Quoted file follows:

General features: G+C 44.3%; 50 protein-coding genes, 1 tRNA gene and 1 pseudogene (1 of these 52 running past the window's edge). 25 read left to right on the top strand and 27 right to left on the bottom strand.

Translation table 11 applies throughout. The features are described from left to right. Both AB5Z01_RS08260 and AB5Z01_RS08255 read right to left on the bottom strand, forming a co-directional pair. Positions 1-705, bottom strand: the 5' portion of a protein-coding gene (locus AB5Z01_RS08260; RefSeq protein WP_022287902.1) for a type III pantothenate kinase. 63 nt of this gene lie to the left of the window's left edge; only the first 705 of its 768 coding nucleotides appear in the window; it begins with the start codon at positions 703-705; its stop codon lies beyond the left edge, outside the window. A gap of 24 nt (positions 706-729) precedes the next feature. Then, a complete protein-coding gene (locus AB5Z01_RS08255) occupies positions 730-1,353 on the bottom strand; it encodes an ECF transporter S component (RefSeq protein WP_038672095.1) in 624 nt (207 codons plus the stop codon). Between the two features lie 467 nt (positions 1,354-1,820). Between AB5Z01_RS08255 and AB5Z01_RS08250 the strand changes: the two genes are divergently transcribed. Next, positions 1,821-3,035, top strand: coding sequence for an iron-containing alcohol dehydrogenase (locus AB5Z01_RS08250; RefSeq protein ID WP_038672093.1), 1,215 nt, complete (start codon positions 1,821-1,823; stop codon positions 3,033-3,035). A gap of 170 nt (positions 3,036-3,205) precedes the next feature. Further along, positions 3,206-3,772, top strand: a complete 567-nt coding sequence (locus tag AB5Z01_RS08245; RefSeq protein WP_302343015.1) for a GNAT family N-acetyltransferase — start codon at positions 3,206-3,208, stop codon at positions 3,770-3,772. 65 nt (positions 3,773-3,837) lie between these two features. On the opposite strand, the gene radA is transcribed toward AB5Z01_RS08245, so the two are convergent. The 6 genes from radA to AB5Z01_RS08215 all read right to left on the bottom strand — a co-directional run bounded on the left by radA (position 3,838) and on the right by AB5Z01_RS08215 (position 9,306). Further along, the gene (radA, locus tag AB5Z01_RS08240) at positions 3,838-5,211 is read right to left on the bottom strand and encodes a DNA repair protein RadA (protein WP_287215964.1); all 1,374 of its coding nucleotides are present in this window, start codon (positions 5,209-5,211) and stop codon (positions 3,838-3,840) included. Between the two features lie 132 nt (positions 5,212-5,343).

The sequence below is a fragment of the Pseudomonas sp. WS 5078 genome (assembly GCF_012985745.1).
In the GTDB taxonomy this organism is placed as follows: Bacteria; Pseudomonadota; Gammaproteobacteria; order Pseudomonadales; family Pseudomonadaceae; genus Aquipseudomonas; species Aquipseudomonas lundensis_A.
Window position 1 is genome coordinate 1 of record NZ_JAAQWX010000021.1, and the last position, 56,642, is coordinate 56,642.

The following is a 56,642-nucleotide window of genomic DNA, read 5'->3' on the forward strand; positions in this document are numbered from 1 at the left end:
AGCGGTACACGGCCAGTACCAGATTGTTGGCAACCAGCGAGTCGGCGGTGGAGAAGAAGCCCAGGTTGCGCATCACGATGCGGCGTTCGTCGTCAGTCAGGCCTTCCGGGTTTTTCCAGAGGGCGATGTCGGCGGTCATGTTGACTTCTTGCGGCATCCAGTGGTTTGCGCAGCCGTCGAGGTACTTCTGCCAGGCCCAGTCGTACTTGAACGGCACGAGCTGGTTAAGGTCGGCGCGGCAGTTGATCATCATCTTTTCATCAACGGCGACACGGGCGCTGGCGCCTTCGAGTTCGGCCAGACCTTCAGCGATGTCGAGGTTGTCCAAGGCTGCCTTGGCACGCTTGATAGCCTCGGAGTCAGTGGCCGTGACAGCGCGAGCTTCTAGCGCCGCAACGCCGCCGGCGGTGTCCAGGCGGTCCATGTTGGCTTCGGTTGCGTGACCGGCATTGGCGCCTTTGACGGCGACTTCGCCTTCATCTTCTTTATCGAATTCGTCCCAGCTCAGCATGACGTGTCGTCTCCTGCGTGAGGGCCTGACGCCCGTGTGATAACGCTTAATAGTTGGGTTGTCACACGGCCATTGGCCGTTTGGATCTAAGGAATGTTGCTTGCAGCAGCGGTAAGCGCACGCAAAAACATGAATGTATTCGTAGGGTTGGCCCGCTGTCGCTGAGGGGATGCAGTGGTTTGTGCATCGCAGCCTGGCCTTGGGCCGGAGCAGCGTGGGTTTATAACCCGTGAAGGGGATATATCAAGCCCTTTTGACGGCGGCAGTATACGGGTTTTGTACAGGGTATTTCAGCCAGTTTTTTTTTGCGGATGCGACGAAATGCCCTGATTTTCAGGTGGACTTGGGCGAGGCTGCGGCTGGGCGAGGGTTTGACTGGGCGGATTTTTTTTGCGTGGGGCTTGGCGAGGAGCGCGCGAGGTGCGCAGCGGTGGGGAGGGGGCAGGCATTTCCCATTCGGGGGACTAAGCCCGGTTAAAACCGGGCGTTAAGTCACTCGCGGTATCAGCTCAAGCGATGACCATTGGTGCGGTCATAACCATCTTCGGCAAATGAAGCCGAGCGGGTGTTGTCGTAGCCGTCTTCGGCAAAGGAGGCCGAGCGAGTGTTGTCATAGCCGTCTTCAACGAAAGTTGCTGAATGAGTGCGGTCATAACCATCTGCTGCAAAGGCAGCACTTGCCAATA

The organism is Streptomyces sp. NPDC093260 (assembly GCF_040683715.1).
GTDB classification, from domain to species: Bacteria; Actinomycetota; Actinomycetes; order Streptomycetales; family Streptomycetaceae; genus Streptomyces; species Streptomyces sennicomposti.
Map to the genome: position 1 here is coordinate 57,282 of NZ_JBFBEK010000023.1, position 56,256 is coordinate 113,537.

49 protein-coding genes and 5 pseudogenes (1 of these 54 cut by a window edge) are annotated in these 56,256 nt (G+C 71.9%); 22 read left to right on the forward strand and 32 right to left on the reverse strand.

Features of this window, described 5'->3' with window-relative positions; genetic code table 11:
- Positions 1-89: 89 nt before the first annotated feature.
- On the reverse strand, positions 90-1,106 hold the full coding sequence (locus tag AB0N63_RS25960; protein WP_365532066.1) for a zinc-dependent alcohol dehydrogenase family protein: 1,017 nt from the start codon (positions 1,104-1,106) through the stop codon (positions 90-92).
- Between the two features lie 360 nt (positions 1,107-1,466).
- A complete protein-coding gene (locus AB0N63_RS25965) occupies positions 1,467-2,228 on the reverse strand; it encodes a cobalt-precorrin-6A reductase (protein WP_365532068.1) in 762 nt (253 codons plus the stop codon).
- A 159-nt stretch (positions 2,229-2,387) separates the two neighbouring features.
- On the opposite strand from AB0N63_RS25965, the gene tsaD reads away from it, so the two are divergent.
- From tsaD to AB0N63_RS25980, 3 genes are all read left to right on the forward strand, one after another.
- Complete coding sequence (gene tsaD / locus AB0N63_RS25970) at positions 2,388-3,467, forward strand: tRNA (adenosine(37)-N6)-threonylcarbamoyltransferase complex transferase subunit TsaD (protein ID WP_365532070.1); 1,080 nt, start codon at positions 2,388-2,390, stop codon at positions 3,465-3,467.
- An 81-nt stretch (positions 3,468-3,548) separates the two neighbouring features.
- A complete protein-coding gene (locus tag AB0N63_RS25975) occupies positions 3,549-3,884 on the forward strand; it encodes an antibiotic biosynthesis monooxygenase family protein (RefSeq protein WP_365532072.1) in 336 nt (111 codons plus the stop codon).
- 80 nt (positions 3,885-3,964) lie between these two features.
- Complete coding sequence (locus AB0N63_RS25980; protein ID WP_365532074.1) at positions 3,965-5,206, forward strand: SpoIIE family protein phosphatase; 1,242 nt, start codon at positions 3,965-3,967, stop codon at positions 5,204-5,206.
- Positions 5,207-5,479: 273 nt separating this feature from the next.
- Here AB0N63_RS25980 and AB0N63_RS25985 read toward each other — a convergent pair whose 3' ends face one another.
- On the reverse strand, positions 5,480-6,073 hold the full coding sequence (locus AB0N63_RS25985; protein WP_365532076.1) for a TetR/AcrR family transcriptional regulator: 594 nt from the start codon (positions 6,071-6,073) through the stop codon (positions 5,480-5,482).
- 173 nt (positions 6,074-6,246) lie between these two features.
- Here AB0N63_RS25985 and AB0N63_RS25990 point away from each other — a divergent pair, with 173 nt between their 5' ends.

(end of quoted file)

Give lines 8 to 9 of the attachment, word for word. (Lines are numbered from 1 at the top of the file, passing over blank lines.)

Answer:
The organism is Streptomyces sp. NPDC093260 (assembly GCF_040683715.1).
GTDB classification, from domain to species: Bacteria; Actinomycetota; Actinomycetes; order Streptomycetales; family Streptomycetaceae; genus Streptomyces; species Streptomyces sennicomposti.